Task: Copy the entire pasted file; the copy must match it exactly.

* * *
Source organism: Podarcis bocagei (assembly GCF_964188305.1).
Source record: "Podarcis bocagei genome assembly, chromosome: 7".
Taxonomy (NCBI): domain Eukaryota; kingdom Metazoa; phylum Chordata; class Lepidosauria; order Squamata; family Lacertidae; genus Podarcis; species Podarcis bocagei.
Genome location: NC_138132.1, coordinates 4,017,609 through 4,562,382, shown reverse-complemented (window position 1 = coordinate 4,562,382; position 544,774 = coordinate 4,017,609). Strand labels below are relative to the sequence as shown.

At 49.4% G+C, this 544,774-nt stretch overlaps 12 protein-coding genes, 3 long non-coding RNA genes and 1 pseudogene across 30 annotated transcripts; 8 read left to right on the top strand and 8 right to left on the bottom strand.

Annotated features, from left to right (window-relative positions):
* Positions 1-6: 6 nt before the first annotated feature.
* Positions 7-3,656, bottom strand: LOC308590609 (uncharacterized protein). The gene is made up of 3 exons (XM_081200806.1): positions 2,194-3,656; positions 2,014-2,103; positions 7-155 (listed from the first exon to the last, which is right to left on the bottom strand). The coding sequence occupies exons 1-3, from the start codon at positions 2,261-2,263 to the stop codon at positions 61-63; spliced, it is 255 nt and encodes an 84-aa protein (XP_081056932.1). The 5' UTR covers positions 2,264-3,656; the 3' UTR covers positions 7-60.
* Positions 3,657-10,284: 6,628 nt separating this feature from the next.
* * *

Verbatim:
Source organism: Podarcis bocagei (assembly GCF_964188305.1).
Source record: "Podarcis bocagei genome assembly, chromosome: 7".
Taxonomy (NCBI): domain Eukaryota; kingdom Metazoa; phylum Chordata; class Lepidosauria; order Squamata; family Lacertidae; genus Podarcis; species Podarcis bocagei.
Genome location: NC_138132.1, coordinates 4,017,609 through 4,562,382, shown reverse-complemented (window position 1 = coordinate 4,562,382; position 544,774 = coordinate 4,017,609). Strand labels below are relative to the sequence as shown.

At 49.4% G+C, this 544,774-nt stretch overlaps 12 protein-coding genes, 3 long non-coding RNA genes and 1 pseudogene across 30 annotated transcripts; 8 read left to right on the top strand and 8 right to left on the bottom strand.

Annotated features, from left to right (window-relative positions):
* Positions 1-6: 6 nt before the first annotated feature.
* Positions 7-3,656, bottom strand: LOC308590609 (uncharacterized protein). The gene is made up of 3 exons (XM_081200806.1): positions 2,194-3,656; positions 2,014-2,103; positions 7-155 (listed from the first exon to the last, which is right to left on the bottom strand). The coding sequence occupies exons 1-3, from the start codon at positions 2,261-2,263 to the stop codon at positions 61-63; spliced, it is 255 nt and encodes an 84-aa protein (XP_081056932.1). The 5' UTR covers positions 2,264-3,656; the 3' UTR covers positions 7-60.
* Positions 3,657-10,284: 6,628 nt separating this feature from the next.